Removal of Transferred OTS Regulations Regarding Reporting Requirements, Regulatory Reports and Audits of State Savings Associations, 54045-54046 [2019-21966]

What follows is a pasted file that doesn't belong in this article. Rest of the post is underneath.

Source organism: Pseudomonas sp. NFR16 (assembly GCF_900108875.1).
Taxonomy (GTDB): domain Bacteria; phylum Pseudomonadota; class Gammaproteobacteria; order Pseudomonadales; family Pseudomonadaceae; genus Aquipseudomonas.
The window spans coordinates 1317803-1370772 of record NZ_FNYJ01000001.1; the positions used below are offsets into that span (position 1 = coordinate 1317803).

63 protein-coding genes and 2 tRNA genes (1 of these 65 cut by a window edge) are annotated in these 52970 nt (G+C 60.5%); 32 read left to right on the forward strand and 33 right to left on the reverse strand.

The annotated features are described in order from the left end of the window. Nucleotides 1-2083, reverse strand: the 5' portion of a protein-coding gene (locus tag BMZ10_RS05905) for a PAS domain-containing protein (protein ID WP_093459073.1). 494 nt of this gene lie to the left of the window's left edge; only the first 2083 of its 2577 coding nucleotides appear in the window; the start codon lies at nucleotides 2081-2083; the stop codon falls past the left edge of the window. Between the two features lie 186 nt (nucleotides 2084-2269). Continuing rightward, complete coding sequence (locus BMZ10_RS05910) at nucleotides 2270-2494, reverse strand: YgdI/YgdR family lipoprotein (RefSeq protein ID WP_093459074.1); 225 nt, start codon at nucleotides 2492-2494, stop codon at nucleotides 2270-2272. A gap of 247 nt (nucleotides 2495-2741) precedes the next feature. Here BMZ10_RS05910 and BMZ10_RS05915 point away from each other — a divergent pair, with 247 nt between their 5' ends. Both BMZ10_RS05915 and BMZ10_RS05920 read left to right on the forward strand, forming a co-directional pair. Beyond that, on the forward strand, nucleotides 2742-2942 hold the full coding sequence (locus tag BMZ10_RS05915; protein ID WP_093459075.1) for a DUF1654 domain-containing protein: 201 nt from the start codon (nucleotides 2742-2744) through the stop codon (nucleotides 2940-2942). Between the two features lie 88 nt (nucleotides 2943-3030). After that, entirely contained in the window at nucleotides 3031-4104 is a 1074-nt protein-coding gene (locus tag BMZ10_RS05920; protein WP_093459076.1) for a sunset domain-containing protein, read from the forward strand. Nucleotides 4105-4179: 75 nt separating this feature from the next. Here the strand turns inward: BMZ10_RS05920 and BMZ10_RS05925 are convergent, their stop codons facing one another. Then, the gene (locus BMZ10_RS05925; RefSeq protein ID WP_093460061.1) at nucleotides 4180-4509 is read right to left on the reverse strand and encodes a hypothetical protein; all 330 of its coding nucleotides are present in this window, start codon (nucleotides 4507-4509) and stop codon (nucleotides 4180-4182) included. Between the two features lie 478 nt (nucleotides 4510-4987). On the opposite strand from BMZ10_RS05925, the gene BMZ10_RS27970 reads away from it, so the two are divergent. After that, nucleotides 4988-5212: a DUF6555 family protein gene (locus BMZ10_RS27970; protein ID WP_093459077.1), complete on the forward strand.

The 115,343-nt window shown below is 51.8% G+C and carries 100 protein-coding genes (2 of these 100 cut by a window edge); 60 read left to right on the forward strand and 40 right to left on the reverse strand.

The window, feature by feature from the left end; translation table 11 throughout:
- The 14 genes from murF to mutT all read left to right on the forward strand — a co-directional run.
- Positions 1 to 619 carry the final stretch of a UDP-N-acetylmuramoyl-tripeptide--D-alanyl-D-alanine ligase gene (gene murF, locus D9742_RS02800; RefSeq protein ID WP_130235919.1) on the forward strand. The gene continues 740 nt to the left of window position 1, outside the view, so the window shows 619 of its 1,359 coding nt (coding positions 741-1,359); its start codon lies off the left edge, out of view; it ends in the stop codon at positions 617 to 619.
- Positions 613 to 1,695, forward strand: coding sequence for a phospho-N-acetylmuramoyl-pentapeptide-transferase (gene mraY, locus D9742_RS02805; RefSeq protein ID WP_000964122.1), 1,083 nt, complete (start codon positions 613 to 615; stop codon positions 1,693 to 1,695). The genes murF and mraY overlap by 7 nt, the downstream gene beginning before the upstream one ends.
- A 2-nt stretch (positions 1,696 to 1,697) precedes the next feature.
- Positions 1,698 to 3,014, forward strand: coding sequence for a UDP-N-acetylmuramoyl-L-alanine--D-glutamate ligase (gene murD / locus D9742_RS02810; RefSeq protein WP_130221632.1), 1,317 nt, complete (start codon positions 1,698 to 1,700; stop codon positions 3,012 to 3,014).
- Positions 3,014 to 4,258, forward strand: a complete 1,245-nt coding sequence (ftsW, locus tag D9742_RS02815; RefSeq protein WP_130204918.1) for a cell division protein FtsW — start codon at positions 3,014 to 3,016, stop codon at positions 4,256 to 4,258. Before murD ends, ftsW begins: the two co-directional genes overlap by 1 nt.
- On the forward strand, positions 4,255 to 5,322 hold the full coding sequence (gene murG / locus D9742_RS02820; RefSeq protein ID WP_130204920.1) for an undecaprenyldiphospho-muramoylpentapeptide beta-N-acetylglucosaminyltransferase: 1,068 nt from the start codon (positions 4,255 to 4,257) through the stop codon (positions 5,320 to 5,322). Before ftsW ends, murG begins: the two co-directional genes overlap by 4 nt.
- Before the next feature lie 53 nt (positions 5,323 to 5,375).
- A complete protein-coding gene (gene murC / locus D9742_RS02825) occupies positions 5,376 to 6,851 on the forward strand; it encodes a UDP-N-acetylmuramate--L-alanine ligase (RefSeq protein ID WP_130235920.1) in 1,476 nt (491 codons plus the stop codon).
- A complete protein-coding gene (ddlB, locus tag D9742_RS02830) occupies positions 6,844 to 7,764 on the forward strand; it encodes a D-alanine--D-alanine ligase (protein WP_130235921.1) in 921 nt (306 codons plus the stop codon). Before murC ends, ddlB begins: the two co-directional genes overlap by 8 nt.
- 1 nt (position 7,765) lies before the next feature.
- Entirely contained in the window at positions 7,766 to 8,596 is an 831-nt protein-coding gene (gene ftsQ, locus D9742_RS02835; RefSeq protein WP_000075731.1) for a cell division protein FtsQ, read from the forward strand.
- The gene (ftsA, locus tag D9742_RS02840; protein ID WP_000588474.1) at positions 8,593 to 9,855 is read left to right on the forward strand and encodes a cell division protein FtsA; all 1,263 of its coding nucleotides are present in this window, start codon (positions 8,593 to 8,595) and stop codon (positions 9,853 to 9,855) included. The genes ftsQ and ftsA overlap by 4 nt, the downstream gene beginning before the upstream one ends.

Download as PDF Federal Register / Vol. 84, No. 196 / Wednesday, October 9, 2019 / Proposed Rules reasons discussed below, the FDIC certifies that the proposed rule will not have a significant economic effect on a substantial number of small entities. Based on March 31, 2019, Call Report data, the FDIC insures 5,371 depository institutions, of which 4,004 are considered small entities for the purposes of RFA.3 As of March 31, 2019, 20 small, FDIC-insured depository institutions were less than well capitalized.4 This represents less than two-fifths of one percent of all FDICinsured institutions as of March 31, 2019, and approximately one-half of one percent of small, FDIC-insured institutions. For 17 small institutions that were less than well capitalized as of March 31, 2019, and that reported rates to a private data aggregator, FDIC analysts compared the national rate caps calculated under the current methodology with the national rate caps which would have been in effect under the proposal during the month of March across 11 deposit products.5 As described in more detail below, the analysis shows that the proposed national rate caps are less restrictive than the current national rate caps, and would reduce the likelihood that less than well capitalized institutions would need to avail themselves of the local rate cap determination process. Five of the 17 (just under 30 percent) less than well capitalized institutions for which data were available reported offering rates above the national rate caps calculated under the current methodology for seven out of the 11 products considered.6 Under the proposed methodology, three institutions reported rates above the national rate caps on two products. Thus, the number of deposit products with rates constrained by the national rate cap is reduced for all five institutions, and two of those institutions would be relieved of the 3 March 31, 2019, FFIEC Call Report. The 20 institutions do not include any quantitatively well capitalized institutions that may have been administratively classified as less than well capitalized. 5 The 11 products are savings accounts, interest checking accounts, money market deposit accounts, 1-month, 3-month, 6-month, 12-month, 24-month, 36-month, 48-month, and 60-month CDs. Jumbo and non-jumbo rate caps reported for the week of March 4, 2019, were averaged for each of the 11 products to calculate a single rate cap per product under the current methodology. (https:// www.fdic.gov/regulations/resources/rates/ historical/2019-03-04.html). 6 This is not meant to suggest that these institutions are not in compliance with the national rate caps, but rather that they have sought and received local rate determinations that allow them to offer certain products at rates above the national caps. khammond on DSKJM1Z7X2PROD with PROPOSALS 4 Id. VerDate Sep<11>2014 16:30 Oct 08, 2019 Jkt 250001 need to avail themselves of the local rate cap determination process. For the 3-month, 6-month, 36-month, and 48-month CD products, two less than well capitalized small institutions reported offering rates above the national rate caps calculated under the current methodology. On average, the reported offering rates were 6, 13, 29, and 58 basis points above the national rate caps, respectively. Three institutions reported offering rates above the national rate caps calculated under the current methodology for the 12-month and 24month CD products, and four reported offering rates above the national rate caps as currently calculated for the 60month CD product. Rates offered on the 12-month and 24-month CD products were 37 and 45 basis points above the national rate caps, on average. Rates offered on the 60-month CD product averaged 26 basis points above the national rate cap for that product. Across all deposit products offered at rates above the national rate caps calculated under the current methodology, the rates offered were 30 basis points above the national rate caps on average. Had the national rate caps in effect at the time been calculated under the proposed methodology, then two less than well capitalized small institutions would have reported offering rates that averaged 11 basis points above the national rate cap for the 3-month CD product, and one institution would have reported offering a rate three basis points above the national rate cap for the 48-month CD product. Across all deposit products offered at rates above the national rate caps calculated under the proposed methodology, the rates offered were 7 basis points above the national rate caps on average. No less than well capitalized small institution reported offering a rate above the national rate caps calculated under the current or proposed methodology for savings, interest checking, MMDA, or 1month CD products during the timeframe considered. The number of small, less than well capitalized institutions with offered rates above the national rate caps falls from five under the current methodology to three under the proposed methodology. Thus, the number of small less than well capitalized institutions that need to rely on a local rate cap is expected to fall. The FDIC cannot more precisely quantify the effects of the proposed rule relative to the current methodology because it lacks data on the dollar amounts placed in deposit products PO 00000 Frm 00002 Fmt 4702 Sfmt 4702 54045 broken down by the rates offered. However, few small institutions are less than well capitalized, and most of those small, less than well capitalized institutions for which data were available reported rates across the 11 deposit products considered that were below the national rate caps as calculated under both the current and proposed methodologies. For the few less than well capitalized institutions as of March 31, 2019 whose deposit interest rates are constrained by the current national rate cap but not the proposed rate cap, the effect of the rule would be burden reducing in the sense of reducing the need for local rate cap determinations. Based on the foregoing information, the FDIC certifies that the proposed rule will not significantly affect a substantial number of small entities. The FDIC welcomes comments on its analysis. Specifically, what data would help the FDIC better quantify the effects of the proposal compared with the current methodology? Federal Deposit Insurance Corporation. Dated at Washington, DC, on September 26, 2019. Robert E. Feldman, Executive Secretary. [FR Doc. 2019–21324 Filed 10–8–19; 8:45 am] BILLING CODE 6714–01–P FEDERAL DEPOSIT INSURANCE CORPORATION 12 CFR Part 390 RIN 3064–AF13 Removal of Transferred OTS Regulations Regarding Reporting Requirements, Regulatory Reports and Audits of State Savings Associations Federal Deposit Insurance Corporation (FDIC). ACTION: Notice of proposed rulemaking; supplemental notice. AGENCY: On October 2, 2019, the Federal Deposit Insurance Corporation (FDIC) issued a notice of proposed rulemaking with request for comments on a proposal that would rescind and remove from the Code of Federal Regulations 12 CFR part 390, subpart R, entitled Regulatory Reporting Standards (part 390, subpart R). The FDIC is supplementing that notice of proposed rulemaking with an updated regulatory flexibility analysis to reflect a few typographical changes. DATES: Comments on the updated regulatory flexibility analysis must be received on or before November 8, 2019. SUMMARY: E:\FR\FM\09OCP1.SGM 09OCP1 54046 Federal Register / Vol. 84, No. 196 / Wednesday, October 9, 2019 / Proposed Rules You may submit comments by any of the following methods: • FDIC Website: https:// www.fdic.gov/regulations/laws/federal/. Follow instructions for submitting comments on the agency website. • Email: Comments@fdic.gov. Include RIN 3064–AF13 on the subject line of the message. • Mail: Robert E. Feldman, Executive Secretary, Attention: Comments, Federal Deposit Insurance Corporation, 550 17th Street NW, Washington, DC 20429. • Hand Delivery to FDIC: Comments may be hand-delivered to the guard station at the rear of the 550 17th Street Building (located on F Street) on business days between 7 a.m. and 5 p.m. • Federal eRulemaking Portal: http:// www.regulations.gov. Follow the instructions for submitting comments. Please include your name, affiliation, address, email address, and telephone number(s) in your comment. All statements received, including attachments and other supporting materials, are part of the public record and are subject to public disclosure. You should submit only information that you wish to make publicly available. Public Inspection: All comments received will be posted generally without change to https://www.fdic.gov/ regulations/laws/federal/, including any personal information provided. FOR FURTHER INFORMATION CONTACT: Ryan T. Singer, Chief, Regulatory Analysis Section, Division of Insurance and Research, (202) 898–7352, rsinger@ fdic.gov; Jennifer M. Jones, Counsel, Legal Division, (202) 898–6768, jennjones@fdic.gov. SUPPLEMENTARY INFORMATION: On October 2, 2019, the FDIC issued a notice of proposed rulemaking with request for comments on a proposal that would rescind and remove from the Code of Federal Regulations 12 CFR part 390, subpart R, entitled Regulatory Reporting Standards (part 390, subpart R). (See 84 FR 52387 (October 2, 2019).) The FDIC is supplementing that notice of proposed rulemaking with an updated regulatory flexibility analysis to reflect a few typographical changes. khammond on DSKJM1Z7X2PROD with PROPOSALS ADDRESSES: Updated Regulatory Flexibility Act The Regulatory Flexibility Act (RFA), requires that, in connection with a notice of proposed rulemaking, an agency prepare and make available for public comment an initial regulatory flexibility analysis that describes the impact of the proposed rule on small entities.1 However, a regulatory flexibility analysis is not required if the 15 U.S.C. 601, et seq. VerDate Sep<11>2014 16:30 Oct 08, 2019 Jkt 250001 agency certifies that the rule will not have a significant economic impact on a substantial number of small entities, and publishes its certification and a short explanatory statement in the Federal Register together with the rule. The Small Business Administration (SBA) has defined ‘‘small entities’’ to include banking organizations with total assets of less than or equal to $600 million.2 Generally, the FDIC considers a significant effect to be a quantified effect in excess of 5 percent of total annual salaries and benefits per institution, or 2.5 percent of total noninterest expenses. The FDIC believes that effects in excess of these thresholds typically represent significant effects for FDIC-supervised institutions. For the reasons provided below, the FDIC certifies that the proposed rule, if adopted in final form, would not have a significant economic impact on a substantial number of small banking organizations. Accordingly, a regulatory flexibility analysis is not required. As of March 31, 2019,3 the FDIC supervised 3,465 insured financial institutions, of which 2,705 are considered small banking organizations for the purposes of RFA. The proposed rule primarily affects regulations that govern State savings associations. There are 36 State savings associations considered to be small banking organizations for the purposes of the RFA.4 As explained previously, the proposed rule would remove sections 390.320, 390.321 and 390.332 of part 390, subpart R because these sections are redundant or otherwise unnecessary in light of applicable statutes and other FDIC regulations. As a result, rescinding the regulations would not have any substantive effects on small FDICsupervised institutions. Based on the information above, the FDIC certifies that the proposed rule would not have a significant economic 2 The SBA defines a small banking organization as having $600 million or less in assets, where an organization’s ‘‘assets are determined by averaging the assets reported on its four quarterly financial statements for the preceding year.’’ See 13 CFR 121.201 (as amended, by 84 FR 34261, effective August 19, 2019). In its determination, ‘‘SBA counts the receipts, employees, or other measure of size of the concern whose size is at issue and all of its domestic and foreign affiliates.’’ See 13 CFR 121.103. Following these regulations, the FDIC uses a covered entity’s affiliated and acquired assets, averaged over the preceding four quarters, to determine whether the covered entity is ‘‘small’’ for the purposes of the RFA. 3 March 31, 2019, is the most recent period for which the FDIC’s ‘‘small entity’’ designations for depository institutions are available. 4 Based on data from the March 31, 2019, Call Report and FFIEC 002 Report of Assets and Liabilities of U.S. Branches and Agencies of Foreign Bank. PO 00000 Frm 00003 Fmt 4702 Sfmt 4702 impact on a substantial number of small entities. The FDIC invites comments on all aspects of the supporting information provided in this RFA section. In particular, would this rule have any significant effects on small entities that the FDIC has not identified? Federal Deposit Insurance Corporation. Dated at Washington, DC, on October 3, 2019. Annmarie H. Boyd, Assistant Executive Secretary. [FR Doc. 2019–21966 Filed 10–8–19; 8:45 am] BILLING CODE 6714–01–P DEPARTMENT OF TRANSPORTATION Federal Aviation Administration 14 CFR Part 39 [Docket No. FAA–2019–0713; Product Identifier 2019–NM–116–AD] RIN 2120–AA64 Airworthiness Directives; Airbus SAS Airplanes Federal Aviation Administration (FAA), DOT. ACTION: Notice of proposed rulemaking (NPRM). AGENCY: The FAA proposes to adopt a new airworthiness directive (AD) for all Airbus SAS Model A330–941 airplanes. This proposed AD was prompted by reports indicating premature aging of certain chemical oxygen generators. This proposed AD would require repetitively removing the affected chemical oxygen generators and replacing them with serviceable parts, as specified in a European Union Aviation Safety Agency (EASA) AD, which will be incorporated by reference. The FAA is proposing this AD to address the unsafe condition on these products. SUMMARY: The FAA must receive comments on this proposed AD by November 25, 2019. ADDRESSES: You may send comments, using the procedures found in 14 CFR 11.43 and 11.45, by any of the following methods: • Federal eRulemaking Portal: Go to http://www.regulations.gov. Follow the instructions for submitting comments. • Fax: 202–493–2251. • Mail: U.S. Department of Transportation, Docket Operations, M– 30, West Building Ground Floor, Room W12–140, 1200 New Jersey Avenue SE, Washington, DC 20590. • Hand Delivery: Deliver to Mail address above between 9 a.m. and 5 DATES: E:\FR\FM\09OCP1.SGM 09OCP1